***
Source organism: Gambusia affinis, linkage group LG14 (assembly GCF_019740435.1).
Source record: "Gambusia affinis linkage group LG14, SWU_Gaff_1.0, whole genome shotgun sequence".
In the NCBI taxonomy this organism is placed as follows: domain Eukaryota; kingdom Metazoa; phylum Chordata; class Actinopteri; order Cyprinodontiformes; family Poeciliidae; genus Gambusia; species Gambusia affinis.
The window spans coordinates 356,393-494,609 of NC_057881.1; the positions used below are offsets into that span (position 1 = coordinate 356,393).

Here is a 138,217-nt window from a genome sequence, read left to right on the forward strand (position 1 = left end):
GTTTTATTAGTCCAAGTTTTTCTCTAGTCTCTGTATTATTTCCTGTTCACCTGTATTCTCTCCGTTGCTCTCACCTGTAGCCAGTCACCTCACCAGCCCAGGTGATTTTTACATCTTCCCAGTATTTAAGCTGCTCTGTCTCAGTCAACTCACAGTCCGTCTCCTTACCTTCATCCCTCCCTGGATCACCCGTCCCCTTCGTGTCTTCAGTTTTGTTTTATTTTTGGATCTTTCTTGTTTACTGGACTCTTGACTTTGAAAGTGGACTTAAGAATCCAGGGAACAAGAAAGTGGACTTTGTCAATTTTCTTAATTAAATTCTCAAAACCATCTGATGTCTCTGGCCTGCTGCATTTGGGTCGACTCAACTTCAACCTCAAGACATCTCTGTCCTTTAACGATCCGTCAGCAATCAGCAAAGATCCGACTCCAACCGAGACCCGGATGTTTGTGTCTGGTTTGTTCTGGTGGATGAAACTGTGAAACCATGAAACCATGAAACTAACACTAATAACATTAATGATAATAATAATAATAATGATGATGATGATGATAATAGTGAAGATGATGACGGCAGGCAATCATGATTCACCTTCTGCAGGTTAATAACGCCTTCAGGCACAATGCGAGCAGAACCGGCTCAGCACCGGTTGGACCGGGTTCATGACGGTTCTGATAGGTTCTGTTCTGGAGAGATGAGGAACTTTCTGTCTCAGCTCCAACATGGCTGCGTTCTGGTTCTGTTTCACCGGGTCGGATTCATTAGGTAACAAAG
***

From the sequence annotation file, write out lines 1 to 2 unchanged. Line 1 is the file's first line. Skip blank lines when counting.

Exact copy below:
Source organism: Gambusia affinis, linkage group LG14 (assembly GCF_019740435.1).
Source record: "Gambusia affinis linkage group LG14, SWU_Gaff_1.0, whole genome shotgun sequence".